The final question of the day came from Barbara Solt of the Institute for the Advancement of Social Work Research, who asked about the need for getting data on networks that are not terribly popular, such as disease transmission among truck stop prostitutes – one of the 150 sexual health research grants funded by the NIH that have been the subject of congressional inquiries, the most recent at a House Energy and Commerce hearing on the possible reauthorization of NIH (see UPDATE, March 21, 2005).  Stovel responded “… I think the more we study networks, the more we find both that there are strong similarities; there are some principles that seem to guide people’s interactions with one another…  And yet there is important variation as well.  And to the extent that we can understand that variation… we then will be able to begin to think about the consequences of networks in a more robust way.” 


Concluding that there are “no easy answers here,” Watts emphasized that as with the prediction power of any variable, social network theory cannot yet provide definitive answers to terrorism or disease because it is still in its fledgling years of study.  He drew an analogy between the future of social network analysis and the future of DNA back in 1953; years of research and billions of dollars have been put in to harness the power of this science.  Watts concluded by saying “this is science like any other kind of science.  And if you want answers, you have to pay for them… you don’t get there with just one person sitting and dreaming up his or her theory of the world in their office... You need to industrialize these things.”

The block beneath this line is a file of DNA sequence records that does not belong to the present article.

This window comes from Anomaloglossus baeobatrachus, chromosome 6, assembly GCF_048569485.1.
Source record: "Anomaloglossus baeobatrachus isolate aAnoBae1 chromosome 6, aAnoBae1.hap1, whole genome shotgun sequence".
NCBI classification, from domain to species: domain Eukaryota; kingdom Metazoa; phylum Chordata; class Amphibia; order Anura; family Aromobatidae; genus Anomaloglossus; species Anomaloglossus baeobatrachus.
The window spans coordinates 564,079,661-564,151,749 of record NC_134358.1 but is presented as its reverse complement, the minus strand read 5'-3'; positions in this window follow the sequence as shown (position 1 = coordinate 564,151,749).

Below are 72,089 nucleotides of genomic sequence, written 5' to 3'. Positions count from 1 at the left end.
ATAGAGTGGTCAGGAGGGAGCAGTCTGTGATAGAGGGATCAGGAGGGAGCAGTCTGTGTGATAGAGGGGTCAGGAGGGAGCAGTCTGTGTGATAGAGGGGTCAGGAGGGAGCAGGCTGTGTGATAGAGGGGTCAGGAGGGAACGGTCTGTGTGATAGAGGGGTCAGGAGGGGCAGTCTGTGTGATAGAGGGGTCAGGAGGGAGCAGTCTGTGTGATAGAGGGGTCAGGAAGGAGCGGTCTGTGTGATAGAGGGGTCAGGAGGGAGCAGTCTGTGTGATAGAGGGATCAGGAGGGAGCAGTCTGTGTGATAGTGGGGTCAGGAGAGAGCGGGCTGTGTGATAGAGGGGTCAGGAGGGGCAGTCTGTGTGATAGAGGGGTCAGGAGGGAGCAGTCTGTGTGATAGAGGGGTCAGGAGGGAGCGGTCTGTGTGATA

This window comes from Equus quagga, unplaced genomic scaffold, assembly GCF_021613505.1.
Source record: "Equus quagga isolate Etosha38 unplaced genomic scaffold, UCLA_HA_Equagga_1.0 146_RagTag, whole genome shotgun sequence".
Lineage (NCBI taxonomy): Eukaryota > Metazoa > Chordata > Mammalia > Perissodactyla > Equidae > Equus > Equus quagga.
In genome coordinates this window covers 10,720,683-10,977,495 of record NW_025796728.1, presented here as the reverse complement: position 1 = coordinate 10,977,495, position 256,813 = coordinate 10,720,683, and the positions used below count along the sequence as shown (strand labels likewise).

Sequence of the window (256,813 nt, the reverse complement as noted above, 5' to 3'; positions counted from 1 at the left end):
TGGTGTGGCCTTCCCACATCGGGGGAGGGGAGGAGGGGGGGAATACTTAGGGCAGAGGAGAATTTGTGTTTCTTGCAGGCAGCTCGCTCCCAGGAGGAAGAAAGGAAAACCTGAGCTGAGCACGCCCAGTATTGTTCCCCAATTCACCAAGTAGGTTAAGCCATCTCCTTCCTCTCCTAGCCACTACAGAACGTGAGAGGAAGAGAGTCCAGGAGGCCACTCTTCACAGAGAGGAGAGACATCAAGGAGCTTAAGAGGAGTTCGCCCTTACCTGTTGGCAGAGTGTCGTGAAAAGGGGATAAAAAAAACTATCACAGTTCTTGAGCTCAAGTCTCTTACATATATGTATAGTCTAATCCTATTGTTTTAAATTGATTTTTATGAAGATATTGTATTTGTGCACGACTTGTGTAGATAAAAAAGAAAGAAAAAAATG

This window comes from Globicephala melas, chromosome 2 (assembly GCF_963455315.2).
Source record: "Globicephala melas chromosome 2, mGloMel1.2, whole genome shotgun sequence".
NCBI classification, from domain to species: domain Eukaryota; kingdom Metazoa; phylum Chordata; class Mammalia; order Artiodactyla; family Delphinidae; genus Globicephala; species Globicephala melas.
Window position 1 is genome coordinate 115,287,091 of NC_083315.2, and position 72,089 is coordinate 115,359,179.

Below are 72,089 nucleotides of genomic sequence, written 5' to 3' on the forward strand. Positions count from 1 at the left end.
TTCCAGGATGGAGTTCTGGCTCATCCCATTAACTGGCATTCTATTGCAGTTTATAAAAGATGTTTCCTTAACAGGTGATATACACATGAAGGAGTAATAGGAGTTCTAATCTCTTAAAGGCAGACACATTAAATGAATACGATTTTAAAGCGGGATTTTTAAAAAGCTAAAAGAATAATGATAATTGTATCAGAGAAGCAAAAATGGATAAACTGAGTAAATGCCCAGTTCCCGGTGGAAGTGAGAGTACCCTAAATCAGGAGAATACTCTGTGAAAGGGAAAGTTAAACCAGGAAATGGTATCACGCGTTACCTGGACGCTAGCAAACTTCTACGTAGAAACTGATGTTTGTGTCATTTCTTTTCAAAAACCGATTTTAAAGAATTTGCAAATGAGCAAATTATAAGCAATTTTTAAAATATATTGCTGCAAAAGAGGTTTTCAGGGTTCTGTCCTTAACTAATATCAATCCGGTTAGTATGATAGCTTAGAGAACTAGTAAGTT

The organizations cosponsoring this briefing included: American Academy of Political and Social Science, American Psychological Association, American Sociological Association, Association of American Medical Colleges, Association of Population Centers, COSSA, Federation of Behavioral, Psychological and Cognitive Sciences, Institute for the Advancement of Social Work Research, Population Association of America, Reproductive Health Technologies Project, Society for Research in Child Development, The AIDS Institute, and The Mautner Project, the National Lesbian Health Organization